The Connections Between Artificial Intelligence and Other Fields.
Through examples from several fields, this paper will describe the connections between Artificial Intelligence and other areas. Some of these areas make great contributions to AI research, others gain knowledge and technique from that same AI research. This paper will further detail the incredible capacity of AI research to be applied elsewhere to solve similar problems. The goal of this paper is to describe to the reader the impact that AI can create on seemingly unrelated fields.
While Ginsberg defines artificial intelligence as "the enterprise of constructing a physical-symbol system that can ...view middle of the document...
Research completed in the name of "artificial intelligence" has gone a long way toward helping to reach the goals of many other disciplines. Some of these include: medicine, education, the military, and easing life for those with disabilities. None of these areas are particularly attached to the fields of computer science or engineering though it will be shown how each of these fields draws heavily from the vast knowledge base made available by AI research.
Discussion of Research
Ginsberg describes the two major subfields of AI: search and knowledge representation. Each of these can easily be seen as useful for purposes other than AI. To an extent, the reason that they are such a major part of AI is that these two things are capable of managing problems from virtually any source. Any problem that has more than one solution (and you are wishing to find the best or a better solution) can benefit from using search techniques to trim the search space and speed up the process of coming to an solution. Some of the more obvious areas which use searching techniques are games such as chess or checkers, and planning (Ginsberg 11). Any and all problems can benefit from the use of knowledge representation, be it for use by a computer, or a human. If a problem is to be worked on or manipulated in any meaningful way, it will have to be encoded into a form that is meaningful to the researcher, or the machine if a computer is going to process the problem (Ginsberg 11).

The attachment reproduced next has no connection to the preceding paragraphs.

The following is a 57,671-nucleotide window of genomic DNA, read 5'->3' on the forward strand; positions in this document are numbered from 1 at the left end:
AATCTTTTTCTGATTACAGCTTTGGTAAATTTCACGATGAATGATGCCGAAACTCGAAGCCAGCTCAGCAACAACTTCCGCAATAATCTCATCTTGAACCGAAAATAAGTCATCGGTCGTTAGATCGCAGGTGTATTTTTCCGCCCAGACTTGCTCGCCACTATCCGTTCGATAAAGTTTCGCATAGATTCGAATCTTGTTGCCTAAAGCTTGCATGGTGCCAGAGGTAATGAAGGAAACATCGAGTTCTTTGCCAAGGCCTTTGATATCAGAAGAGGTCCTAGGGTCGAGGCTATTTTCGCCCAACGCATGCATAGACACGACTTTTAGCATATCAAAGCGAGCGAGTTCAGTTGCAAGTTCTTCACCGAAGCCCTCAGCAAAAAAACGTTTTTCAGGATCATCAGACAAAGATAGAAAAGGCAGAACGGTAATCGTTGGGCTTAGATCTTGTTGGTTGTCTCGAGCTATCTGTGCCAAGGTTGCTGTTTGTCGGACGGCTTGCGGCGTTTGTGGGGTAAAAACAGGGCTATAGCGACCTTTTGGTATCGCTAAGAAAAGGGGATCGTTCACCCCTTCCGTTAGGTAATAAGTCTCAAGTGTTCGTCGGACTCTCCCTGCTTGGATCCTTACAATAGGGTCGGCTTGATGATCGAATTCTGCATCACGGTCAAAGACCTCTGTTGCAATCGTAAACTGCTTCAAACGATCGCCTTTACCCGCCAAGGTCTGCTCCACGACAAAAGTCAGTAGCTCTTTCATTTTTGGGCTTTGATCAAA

In one of the first lectures of this semester, Dr. Dankel described some of the application areas for AI. They include: planning, vision, game playing, and "science and engineering applications". (Dankel 18). He then supplemented these application areas with the corresponding core areas within AI: search, knowledge representation, knowledge and systems, and common sense and problem solving. (Dankel 23). These application and core areas cover such a wide range of topics and approaches that it can be readily shown how other fields can profit. This will be shown through the following examples which outline the contributions of AI on other disciplines.
Several ties during the semester, Dr. Dankel has mentioned his own research on an expert system being used for dentistry. Taking information about the patient, and the patient's problem, the system will describe the most effective procedures for dealing with the problem.
Similar work has been done (by Dr. Dankel I believe) to aid in the treatment of brain tumors in children. The system will again take in information about the patient, and return a schedule of treatments for the physician to administer. Basically, these systems (as with all expert systems) take the knowledge possessed by one or more experts in the field, and via a computer program, makes this knowledge accessible to others.(Dankel Lectures)
This can also be stretched to include care and improvements for those with disabilities. Imagine a paraplegic entering...